People on Sunday

It’s Sunday in Berlin, the sun is shining & the world is icy cold. Today, along with Rowan Coupland on Harp, Eirini Fountedacki on violin & Luisa Hendriks on vocals & guitar, I’m supporting two brilliant acts at Donau115 – Ana Silvera & Tom Rogerson. Come join us. This is probably the last Berlin show before I head off to the Leipzig area for a week of shows there. The murmeln um schiffland EP was recorded in a flat above Donau115; I left the windows open to get the sounds of the street while I was recording. So it’s good to play there at last. It’s also one of my favourite venues in Berlin. Here are some details.

Most things shut on Sundays in Berlin. Surprisingly traditional. Sundays affect time somehow. A classic film of Berlin: 1930’s People on Sunday. Non-actors navigate the leisure city; relationships fracture, lovers form & break, things wait for a Monday to restart…

On the Surface of Text

Welcome to the new murmeln website! I’m very pleased to be able to share it with you, and I’m very grateful to the brilliant work of web designer Ryan Smith.

I’ll be playing several murmeln shows in Germany over the next few months, including a mini-tour of the Leipzig area in collaboration with Malo. I’ll also be sharing stages in Berlin with amazing artists like Tom Rogerson and Ana Silvera – check the live page for dates, venues and other information. I’m also very excited about this performance, a collaboration with artist Ofri Lapid, that will be presented in Berlin next week:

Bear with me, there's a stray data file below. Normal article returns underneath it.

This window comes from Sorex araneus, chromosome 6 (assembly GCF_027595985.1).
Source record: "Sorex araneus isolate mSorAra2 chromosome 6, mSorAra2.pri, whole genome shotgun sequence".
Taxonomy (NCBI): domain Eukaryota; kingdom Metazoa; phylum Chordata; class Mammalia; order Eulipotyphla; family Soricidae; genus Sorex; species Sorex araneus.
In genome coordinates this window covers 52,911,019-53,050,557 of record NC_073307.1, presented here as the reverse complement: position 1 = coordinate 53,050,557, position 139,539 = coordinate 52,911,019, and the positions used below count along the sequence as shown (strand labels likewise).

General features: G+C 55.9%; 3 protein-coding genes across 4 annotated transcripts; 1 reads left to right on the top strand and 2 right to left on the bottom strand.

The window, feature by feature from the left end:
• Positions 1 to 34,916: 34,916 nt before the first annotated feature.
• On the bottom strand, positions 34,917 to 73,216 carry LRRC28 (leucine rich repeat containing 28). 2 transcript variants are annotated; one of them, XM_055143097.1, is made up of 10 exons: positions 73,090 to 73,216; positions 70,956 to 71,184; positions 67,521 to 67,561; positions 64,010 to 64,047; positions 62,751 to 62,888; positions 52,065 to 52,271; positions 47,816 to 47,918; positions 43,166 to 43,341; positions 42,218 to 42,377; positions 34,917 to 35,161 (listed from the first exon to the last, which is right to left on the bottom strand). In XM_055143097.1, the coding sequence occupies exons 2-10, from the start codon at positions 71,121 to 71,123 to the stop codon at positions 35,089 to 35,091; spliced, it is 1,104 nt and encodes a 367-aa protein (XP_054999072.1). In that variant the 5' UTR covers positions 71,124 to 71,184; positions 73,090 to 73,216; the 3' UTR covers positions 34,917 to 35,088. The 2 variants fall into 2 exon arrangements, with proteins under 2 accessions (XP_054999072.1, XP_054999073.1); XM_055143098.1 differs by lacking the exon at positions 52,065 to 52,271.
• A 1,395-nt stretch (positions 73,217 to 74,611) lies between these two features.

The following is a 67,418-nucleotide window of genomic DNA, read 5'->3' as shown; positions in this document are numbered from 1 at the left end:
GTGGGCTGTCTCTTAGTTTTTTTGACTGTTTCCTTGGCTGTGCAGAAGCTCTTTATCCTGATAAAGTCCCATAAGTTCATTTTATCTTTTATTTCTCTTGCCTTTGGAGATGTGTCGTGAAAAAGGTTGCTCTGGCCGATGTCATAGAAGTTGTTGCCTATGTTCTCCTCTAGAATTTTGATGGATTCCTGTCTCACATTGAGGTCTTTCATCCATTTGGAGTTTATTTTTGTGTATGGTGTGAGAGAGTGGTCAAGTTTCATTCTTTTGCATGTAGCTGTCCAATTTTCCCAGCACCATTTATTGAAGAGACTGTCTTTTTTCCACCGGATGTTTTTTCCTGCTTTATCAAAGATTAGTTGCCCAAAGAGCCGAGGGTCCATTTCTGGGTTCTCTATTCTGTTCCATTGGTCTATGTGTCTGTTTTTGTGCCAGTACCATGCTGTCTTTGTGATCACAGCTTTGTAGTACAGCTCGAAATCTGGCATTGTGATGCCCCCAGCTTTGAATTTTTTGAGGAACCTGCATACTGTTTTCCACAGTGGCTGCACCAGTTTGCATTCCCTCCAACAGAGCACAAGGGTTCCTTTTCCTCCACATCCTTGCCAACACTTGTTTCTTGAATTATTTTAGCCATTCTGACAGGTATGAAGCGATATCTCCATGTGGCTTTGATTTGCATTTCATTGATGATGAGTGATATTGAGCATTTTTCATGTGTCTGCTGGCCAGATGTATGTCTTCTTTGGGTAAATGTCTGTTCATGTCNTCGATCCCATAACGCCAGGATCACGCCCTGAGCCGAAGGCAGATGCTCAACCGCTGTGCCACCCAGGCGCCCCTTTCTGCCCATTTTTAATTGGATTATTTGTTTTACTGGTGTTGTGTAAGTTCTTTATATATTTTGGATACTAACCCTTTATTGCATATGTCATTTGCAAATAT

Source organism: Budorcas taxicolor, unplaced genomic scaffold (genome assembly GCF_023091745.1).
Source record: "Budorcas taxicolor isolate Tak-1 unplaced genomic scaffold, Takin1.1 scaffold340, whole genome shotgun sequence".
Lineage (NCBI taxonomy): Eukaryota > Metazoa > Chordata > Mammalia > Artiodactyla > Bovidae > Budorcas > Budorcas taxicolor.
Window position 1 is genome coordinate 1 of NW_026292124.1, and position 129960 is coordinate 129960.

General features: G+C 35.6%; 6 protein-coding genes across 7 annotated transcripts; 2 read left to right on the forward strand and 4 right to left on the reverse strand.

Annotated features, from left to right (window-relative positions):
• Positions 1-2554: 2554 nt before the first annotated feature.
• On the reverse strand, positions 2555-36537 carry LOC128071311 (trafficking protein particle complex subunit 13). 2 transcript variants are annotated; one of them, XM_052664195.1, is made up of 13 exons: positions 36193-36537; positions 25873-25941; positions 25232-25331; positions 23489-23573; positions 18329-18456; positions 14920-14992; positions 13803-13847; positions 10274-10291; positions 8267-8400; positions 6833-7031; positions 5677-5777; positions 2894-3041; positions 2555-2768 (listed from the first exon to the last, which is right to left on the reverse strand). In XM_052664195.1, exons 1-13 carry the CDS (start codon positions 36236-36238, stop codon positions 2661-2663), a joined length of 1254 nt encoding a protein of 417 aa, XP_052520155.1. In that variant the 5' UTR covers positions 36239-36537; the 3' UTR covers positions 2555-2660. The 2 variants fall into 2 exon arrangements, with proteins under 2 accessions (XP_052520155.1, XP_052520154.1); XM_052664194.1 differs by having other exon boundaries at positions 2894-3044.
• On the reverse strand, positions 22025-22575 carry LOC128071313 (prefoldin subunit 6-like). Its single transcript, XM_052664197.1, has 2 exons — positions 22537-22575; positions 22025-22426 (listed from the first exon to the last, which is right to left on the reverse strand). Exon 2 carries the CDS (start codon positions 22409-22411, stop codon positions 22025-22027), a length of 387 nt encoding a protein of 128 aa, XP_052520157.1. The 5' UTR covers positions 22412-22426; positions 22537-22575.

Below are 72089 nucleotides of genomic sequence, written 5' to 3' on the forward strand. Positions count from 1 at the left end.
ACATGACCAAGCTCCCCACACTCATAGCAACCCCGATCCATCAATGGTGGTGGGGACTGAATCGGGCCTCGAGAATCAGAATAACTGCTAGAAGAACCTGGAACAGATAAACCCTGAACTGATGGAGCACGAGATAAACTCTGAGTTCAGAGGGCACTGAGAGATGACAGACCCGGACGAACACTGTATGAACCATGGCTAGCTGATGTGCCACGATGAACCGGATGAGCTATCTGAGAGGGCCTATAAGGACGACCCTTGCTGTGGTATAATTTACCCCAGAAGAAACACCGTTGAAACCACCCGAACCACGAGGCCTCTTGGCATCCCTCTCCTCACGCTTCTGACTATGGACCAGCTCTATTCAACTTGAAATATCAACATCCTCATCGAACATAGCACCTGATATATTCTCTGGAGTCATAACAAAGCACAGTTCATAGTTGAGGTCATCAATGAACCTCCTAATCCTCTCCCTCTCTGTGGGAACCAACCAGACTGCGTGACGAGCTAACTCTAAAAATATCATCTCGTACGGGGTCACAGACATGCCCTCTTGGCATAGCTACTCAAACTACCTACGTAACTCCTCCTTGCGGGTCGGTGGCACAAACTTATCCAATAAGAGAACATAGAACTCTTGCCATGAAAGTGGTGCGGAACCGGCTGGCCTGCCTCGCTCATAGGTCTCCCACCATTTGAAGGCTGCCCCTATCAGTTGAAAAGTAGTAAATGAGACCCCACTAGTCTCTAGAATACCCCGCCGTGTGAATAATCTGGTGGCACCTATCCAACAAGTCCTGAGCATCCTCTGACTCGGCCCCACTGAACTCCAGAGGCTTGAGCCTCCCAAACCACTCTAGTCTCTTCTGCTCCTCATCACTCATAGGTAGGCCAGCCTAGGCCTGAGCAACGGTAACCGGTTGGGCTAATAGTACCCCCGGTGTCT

On the Surface of Text: Circle One Gallery, Berlin. 16. February 2018
Ofri Lapid / Ben Osborn
Doors 19:00. Suggested donation: €5-10
Circle One Gallery, Mittenwalder Stra­ße 47, 10961 Berlin

A reading session which combines text, sound bites and props and takes place with the participation of the audience. The piece examines the manner in which literacy plays a role in the establishment of colonial power. It follows the story of Sankama, “the first of the Amazonian Piro tribe who claimed to know how to read”, which was put into writing in 1947 by the missionary and linguist, Esther Matteson. In the story, Sankama demonstrates his point of view on the condition of his people, who were forced into debt slavery, as it speaks to him; Sankama prophesies the arrival of airplanes with Western clothing and the uprising of the colonized people.
The sound aspect is comprised of two pieces. One is a written score for the audience to read and, if they choose to, perform. The other is a recorded sound piece, for the audience to listen to in headphones. Both utilise observed musical techniques and field recordings gathered during field research in the Peruvian Amazon in 2017.
Facebook event here

Hope you can make it.